Steve Leonard, Office of the chairman, EMC
Big Data is not Big Brother, or so EMC wants us to believe.
At an event in Singapore on Tuesday (2 October), Steve Leonard, Office of the chairman, EMC, said that Big Data can be used to benefit society and businesses and it can also be used to monitor citizens. This is true. Technologies are neutral in nature; it is how we deploy them and to what purpose that makes all the difference.
Big Data is one of the fastest emerging buzzwords in the world of Information Technology and it seems it will soon replace cloud computing from its throne. At one point of time, cloud computing sounded so mysterious and out of reach. Not anymore. Companies in Asia have been adopting the cloud technology in the last few years.
In the coming days and months, we are going to hear more and more about Big Data, given the fact that we humans created more data in the last two years than we ever did in our history. It seems to be a natural progression of how technology has moved up and sunk in its teeth in our lives-governments, corporations and even individuals. This is only going to go deeper. For instance, a child born today will create 70 times more data than what is stored in the US Library of Congress.
But let's first demystify Big Data. Big Data is what you have when you have data on the cloud, when you use smart technologies in urban life (smart cards on trains and buses, smart meters in households, use mobile payments, etc.), when mobile devices are in every pocket, and when every little thing you do, you share it on Twitter and Facebook. All the data that is thus generated creates a vast opportunity for interested parties to slice and dice and make use of to provide citizens and customers better service, or drive businesses or reap more profits in the context of corporates-or worse, monitor people and scrutinise their lives. So, Big Data can be humanitarian or Orwellian in its application.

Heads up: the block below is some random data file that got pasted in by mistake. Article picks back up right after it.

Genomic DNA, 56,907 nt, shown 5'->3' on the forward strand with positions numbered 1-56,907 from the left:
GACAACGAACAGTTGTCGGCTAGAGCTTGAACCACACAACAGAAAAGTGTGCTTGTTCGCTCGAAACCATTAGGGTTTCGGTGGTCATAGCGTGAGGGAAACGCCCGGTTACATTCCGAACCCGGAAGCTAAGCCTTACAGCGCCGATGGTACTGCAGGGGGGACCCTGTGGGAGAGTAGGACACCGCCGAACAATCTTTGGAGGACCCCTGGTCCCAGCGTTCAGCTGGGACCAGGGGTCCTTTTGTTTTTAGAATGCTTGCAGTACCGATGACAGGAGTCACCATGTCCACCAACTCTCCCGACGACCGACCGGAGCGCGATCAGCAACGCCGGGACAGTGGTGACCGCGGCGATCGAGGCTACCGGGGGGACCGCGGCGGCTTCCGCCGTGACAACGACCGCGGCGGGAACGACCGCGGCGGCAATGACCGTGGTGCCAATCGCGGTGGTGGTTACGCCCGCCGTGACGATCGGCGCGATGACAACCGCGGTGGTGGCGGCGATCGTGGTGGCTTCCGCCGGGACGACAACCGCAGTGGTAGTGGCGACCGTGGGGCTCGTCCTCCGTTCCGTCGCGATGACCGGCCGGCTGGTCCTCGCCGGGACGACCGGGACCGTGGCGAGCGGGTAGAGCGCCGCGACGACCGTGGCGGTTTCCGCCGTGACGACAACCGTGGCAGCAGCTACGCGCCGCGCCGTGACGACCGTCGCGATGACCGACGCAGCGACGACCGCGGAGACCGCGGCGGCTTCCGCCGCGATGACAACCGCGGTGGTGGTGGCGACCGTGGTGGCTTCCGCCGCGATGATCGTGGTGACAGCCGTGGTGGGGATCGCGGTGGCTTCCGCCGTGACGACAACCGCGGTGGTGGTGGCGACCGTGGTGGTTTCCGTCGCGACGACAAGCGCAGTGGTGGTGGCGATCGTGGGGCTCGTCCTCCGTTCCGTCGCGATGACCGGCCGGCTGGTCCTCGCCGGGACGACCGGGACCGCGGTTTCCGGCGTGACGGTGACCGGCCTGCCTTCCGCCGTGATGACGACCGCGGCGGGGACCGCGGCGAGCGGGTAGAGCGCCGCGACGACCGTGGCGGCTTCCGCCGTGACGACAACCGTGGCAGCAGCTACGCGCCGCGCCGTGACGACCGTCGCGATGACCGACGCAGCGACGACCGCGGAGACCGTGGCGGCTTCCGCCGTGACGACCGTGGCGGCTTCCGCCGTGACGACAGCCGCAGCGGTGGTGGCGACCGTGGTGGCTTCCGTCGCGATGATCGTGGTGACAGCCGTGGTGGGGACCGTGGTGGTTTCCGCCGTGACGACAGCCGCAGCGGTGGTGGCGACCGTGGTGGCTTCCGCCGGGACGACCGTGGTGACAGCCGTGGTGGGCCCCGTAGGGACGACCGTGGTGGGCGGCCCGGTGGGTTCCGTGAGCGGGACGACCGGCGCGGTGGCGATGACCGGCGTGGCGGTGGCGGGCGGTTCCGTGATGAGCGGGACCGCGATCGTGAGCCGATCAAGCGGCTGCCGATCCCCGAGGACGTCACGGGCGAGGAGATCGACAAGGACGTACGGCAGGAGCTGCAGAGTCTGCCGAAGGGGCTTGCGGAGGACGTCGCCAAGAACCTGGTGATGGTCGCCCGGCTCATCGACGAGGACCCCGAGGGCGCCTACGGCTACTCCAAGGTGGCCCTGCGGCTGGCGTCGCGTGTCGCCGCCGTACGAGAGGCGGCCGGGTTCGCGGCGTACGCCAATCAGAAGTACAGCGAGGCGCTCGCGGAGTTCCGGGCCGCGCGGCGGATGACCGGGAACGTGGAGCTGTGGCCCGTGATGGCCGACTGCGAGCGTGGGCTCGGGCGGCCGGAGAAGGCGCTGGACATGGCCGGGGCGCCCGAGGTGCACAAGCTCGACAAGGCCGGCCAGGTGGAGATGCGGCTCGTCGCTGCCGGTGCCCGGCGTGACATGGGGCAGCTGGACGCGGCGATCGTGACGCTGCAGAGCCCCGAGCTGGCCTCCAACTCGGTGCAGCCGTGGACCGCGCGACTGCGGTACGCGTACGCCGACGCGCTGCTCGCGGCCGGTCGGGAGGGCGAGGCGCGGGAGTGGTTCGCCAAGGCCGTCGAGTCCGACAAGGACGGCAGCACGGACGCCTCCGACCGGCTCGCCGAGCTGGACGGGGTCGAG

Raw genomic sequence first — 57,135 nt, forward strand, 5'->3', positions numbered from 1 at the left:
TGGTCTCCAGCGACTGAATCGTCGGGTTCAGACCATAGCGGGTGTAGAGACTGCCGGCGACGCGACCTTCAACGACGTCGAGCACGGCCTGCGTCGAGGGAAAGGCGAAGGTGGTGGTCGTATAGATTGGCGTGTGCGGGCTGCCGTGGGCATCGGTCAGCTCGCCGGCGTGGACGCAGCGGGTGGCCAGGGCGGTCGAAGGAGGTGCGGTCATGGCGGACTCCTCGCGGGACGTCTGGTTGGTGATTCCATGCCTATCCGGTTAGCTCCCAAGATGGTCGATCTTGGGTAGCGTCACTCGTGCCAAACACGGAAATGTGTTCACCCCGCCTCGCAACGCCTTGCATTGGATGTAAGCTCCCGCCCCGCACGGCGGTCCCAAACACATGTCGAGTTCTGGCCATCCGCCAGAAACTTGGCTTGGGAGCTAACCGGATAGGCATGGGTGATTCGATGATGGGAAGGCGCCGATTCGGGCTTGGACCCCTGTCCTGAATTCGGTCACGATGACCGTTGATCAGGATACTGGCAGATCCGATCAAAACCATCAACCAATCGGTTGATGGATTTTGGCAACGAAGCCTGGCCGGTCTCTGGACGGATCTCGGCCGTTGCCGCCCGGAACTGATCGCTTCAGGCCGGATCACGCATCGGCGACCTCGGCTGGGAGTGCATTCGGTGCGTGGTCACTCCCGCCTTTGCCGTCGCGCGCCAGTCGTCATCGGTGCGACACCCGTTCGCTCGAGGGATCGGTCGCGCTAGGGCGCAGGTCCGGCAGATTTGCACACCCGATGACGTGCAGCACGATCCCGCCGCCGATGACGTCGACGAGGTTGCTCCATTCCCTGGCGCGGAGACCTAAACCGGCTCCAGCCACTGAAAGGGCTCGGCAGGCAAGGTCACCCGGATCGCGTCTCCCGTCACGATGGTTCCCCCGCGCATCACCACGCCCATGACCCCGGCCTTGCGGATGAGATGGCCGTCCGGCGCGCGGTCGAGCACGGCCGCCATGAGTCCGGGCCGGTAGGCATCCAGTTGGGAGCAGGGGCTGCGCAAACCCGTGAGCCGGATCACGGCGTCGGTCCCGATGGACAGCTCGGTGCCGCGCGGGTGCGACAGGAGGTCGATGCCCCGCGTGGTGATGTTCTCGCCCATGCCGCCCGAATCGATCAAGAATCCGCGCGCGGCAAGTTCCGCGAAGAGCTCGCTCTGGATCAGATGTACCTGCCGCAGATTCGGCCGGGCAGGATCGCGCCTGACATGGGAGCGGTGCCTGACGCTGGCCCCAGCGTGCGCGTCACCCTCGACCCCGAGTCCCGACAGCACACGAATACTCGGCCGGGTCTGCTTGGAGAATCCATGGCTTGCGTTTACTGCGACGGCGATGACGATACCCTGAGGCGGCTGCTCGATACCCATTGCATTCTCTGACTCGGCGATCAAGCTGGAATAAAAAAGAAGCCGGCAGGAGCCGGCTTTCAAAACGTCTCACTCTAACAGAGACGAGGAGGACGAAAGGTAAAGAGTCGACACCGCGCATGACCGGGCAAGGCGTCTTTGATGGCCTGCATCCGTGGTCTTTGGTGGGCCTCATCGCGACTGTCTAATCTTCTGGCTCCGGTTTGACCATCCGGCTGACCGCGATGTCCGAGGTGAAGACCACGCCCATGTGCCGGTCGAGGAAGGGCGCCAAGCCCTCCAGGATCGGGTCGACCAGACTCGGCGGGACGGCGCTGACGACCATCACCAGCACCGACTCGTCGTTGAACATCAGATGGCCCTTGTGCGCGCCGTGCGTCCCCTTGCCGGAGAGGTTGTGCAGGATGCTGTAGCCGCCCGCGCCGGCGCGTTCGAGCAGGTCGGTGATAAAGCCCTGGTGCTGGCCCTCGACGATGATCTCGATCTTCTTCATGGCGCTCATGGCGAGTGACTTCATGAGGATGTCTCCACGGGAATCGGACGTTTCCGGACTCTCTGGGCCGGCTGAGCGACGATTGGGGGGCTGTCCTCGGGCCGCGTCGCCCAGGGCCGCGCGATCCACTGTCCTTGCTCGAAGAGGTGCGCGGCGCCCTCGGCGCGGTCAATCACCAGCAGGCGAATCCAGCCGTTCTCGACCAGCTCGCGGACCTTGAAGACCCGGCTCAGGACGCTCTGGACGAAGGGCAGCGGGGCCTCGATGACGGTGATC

One billion tweets
In an interesting experiment, EMC got a rare opportunity to access all the tweets from Twitter for 10 days-this amounted to nearly one billion tweets. They sliced and diced the tweets and came out with some fascinating data points.
For example, they found that while President Obama garnered 60 percent of the tweets (mentions, not sentiments), Governor Mitt Romney got only 40 percent of the tweet share when their respective party conventions were ongoing this year. Does it reflect their potential vote share as well? Who knows? We will only know after the US Presidential elections are over.
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